Architectural Outlook

Design Services Continue to Grow at a Modest Pace

by the American Institute of Architects

Demand for design services in November increased at a modest pace for the second month in a row, according to a new report from The American Institute of Architects (AIA).  AIA’s Architecture Billings Index (ABI) score of 51.9 for November reflects an increase in design services provided by United States architecture firms, where any score above 50 indicates an increase in billings.  During November, both the new project inquiries and design contracts scores were positive, posting scores of 60.9 and 52.9 respectively. 

         “The uncertainty surrounding the overall health of the economy is leading developers to proceed with more caution on new projects,” said AIA chief economist, Kermit Baker, Hon. AIA, PhD.  “We are at a point where there is a potential for an upside, but also a potential for things to get worse.”

         Key ABI highlights for November include the following regional averages: the South, 54.5; the West, 51.3; the Midwest, 51.1; and the Northeast, 47.5.  Sector index breakdown includes: commercial/industrial, 52.9; mixed practice, 52.2; multifamily residential, 51.5; and institutional, 50.1.  The project inquiries index was 60.9 and the design contracts index was 52.9.  The regional and sector categories are calculated as a three-month moving average, whereas the national index, design contracts, and inquiries are monthly numbers.  Increasing firm profitability is the top business-related concern for architecture firms in 2020.

         Following several months of flat and declining billings through the spring and summer, a slight majority of firms are once again reporting that business conditions are improving.  In addition, inquiries into new work strengthened in November, and the value of new design contracts also remained fairly strong.  Although some firms continue to report a softening in their billings, the overall picture is one of at least modest growth continuing into the near future.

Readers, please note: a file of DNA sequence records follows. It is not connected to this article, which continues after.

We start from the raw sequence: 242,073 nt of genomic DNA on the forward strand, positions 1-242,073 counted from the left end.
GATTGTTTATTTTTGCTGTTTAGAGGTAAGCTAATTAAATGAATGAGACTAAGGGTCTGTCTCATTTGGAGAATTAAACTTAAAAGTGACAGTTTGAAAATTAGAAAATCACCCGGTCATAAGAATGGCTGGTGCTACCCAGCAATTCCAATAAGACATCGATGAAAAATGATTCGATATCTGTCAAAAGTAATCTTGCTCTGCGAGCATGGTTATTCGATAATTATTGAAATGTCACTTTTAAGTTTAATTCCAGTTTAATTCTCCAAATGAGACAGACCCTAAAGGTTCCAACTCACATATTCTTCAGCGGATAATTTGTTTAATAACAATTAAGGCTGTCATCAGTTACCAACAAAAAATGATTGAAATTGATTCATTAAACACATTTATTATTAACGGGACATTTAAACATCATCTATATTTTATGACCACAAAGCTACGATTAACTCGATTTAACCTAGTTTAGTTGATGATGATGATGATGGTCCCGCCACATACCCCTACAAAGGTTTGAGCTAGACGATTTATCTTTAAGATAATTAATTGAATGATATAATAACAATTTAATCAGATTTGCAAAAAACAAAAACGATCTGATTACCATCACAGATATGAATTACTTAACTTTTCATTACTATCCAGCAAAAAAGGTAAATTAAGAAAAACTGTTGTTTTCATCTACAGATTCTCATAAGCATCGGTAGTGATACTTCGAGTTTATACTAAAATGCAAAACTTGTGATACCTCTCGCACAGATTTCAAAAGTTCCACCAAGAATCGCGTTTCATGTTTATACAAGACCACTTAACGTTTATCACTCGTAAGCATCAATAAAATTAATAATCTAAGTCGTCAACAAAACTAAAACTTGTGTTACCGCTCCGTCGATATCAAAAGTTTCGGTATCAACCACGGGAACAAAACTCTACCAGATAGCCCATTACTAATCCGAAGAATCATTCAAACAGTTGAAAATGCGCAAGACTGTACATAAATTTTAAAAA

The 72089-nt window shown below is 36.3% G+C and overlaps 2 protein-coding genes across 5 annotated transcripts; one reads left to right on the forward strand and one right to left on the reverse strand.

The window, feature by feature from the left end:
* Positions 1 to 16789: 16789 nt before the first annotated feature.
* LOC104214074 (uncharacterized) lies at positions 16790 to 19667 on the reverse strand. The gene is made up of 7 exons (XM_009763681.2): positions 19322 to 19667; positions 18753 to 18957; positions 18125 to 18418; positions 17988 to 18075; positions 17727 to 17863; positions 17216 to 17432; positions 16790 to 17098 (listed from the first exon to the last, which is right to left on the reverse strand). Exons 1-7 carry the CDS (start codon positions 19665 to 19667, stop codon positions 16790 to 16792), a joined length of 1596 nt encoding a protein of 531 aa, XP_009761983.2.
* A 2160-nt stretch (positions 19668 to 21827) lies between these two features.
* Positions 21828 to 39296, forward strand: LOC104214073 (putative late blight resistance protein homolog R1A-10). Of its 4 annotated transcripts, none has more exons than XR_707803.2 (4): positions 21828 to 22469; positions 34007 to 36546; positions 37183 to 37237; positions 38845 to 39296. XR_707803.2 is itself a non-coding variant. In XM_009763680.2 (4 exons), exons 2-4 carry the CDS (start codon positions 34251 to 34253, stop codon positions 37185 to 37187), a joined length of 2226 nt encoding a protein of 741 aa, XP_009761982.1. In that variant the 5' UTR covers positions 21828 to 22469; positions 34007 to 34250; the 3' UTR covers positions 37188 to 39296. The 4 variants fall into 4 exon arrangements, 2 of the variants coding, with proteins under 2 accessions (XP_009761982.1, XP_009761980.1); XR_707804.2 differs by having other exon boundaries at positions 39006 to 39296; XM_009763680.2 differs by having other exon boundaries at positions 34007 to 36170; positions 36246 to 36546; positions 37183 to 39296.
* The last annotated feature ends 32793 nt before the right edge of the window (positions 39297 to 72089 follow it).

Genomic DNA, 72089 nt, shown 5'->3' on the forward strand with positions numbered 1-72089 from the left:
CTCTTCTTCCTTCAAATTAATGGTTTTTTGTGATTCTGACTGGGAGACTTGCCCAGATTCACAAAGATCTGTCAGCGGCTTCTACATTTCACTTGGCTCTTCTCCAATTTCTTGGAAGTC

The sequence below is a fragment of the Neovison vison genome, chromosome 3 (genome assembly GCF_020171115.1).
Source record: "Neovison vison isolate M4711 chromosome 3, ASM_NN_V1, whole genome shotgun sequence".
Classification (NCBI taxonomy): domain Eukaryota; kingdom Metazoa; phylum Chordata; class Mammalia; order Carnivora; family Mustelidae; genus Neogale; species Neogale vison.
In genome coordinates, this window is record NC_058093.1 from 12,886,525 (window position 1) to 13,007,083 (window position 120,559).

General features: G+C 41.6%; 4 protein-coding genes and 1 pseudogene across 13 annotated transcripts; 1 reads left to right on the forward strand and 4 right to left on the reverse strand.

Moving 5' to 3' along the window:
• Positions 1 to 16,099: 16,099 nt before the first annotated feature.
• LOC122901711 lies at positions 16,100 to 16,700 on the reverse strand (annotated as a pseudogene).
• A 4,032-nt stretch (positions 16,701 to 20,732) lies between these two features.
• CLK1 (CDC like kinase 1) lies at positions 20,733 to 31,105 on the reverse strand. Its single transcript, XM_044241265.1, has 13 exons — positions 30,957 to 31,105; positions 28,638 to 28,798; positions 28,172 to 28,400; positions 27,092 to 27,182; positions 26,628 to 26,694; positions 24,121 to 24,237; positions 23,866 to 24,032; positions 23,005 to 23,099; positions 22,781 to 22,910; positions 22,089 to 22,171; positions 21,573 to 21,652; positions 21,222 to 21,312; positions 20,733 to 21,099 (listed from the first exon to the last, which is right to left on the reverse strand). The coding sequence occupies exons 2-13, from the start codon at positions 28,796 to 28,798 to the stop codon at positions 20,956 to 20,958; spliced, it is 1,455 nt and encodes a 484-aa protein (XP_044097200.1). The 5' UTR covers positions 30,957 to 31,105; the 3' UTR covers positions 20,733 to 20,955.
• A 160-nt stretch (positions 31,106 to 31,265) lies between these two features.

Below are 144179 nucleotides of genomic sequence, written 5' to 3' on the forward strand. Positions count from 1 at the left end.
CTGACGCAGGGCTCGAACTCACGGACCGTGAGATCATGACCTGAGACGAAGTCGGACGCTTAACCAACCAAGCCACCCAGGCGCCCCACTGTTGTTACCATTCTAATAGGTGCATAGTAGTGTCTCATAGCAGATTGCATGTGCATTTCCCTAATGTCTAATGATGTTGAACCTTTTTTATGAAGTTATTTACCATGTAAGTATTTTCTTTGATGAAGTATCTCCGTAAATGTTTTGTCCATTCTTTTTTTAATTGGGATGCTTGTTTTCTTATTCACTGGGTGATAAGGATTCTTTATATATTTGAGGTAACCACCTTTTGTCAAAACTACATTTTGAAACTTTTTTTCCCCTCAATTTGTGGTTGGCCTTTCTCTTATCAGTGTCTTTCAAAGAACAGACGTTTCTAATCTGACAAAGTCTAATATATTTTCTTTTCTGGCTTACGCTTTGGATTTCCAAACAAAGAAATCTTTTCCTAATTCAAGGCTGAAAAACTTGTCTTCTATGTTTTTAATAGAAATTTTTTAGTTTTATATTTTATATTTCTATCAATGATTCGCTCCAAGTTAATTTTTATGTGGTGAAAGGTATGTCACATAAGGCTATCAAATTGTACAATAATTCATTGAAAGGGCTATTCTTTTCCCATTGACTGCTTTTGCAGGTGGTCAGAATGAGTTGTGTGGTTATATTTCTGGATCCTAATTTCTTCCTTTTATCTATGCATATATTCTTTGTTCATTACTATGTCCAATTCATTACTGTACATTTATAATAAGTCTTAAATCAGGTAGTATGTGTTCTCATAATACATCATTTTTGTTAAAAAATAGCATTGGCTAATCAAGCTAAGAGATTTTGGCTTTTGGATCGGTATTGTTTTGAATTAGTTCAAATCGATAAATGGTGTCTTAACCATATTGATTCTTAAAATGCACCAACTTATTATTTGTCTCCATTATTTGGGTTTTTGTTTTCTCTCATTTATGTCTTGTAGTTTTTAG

Business conditions also improved across much of the country in November, with firms located in every region except the Northeast seeing billings growth for the month.  Firms located in the Northeast continued to report weak billings, although a slightly smaller share reported declining billings in November versus October.  Also, firms of all specializations reported billings growth in November for the first time since February.  In particular, business conditions continued to strengthen at firms with a commercial/industrial specialization.  Overall economic activity across the United States grew at a modest pace from October through mid-November, according to the latest edition of the Federal Reserve’s Beige Book report, released in November.  Nonresidential construction activity increased modestly, with firms reporting robust growth in commercial construction.

         Nonfarm payroll employment posted strong gains in November, with 266,000 new positions added, the largest gain in several months.  In addition, the September and October figures were revised upwards for a combined total of 41,000 more jobs than were initially reported and bringing average monthly gains for the last three months to 205,000.  Architectural services employment had another strong month in October, the most recent data available, with 1,000 new jobs added, bringing total current employment to 202,700.

         This month’s special practice question was our annual question asking architecture firms about their biggest business-related concerns for the coming year.  Half of the top concerns, including the top two, were issues pertaining to firm management and strategy, while three were concerns relating to project management, marketing, and development.  The largest share of responding firms, 28%, selected increasing firm profitability as one of their top three concerns for 2020, as issues related to running their firms were generally cited by a larger share of firms this year than in 2018.  At 24%, firms indicated that managing the rising costs of running a firm was one of their top three concerns for 2020, compared to 19% that selected it as a top concern for 2019, and 24% selected dealing with firm ownership transition issues as a top concern, compared to 21% last year.  Also, 18% said that negotiating appropriate project fees was a top concern, compared to 15% last year.

         Staffing issues also remained a top concern for many firms, although the share of firms that selected identifying new qualified staff with appropriate technical and project management skills as a top concern actually decreased from 30% last year, when it was the overall top concern, to 22% this year, despite the fact that firms continue to report having difficulty finding qualified employees to fill vacancies.  On the other hand, concerns about offering competitive salaries/benefits for qualified applicants and current staff increased significantly, with 13% identifying it as a top concern for 2020, compared to 5% that reported the same for 2019.  Firms also remain concerned about finding quality, available, and affordable contractors and construction labor for projects, as a labor shortage persists in that sector as well.

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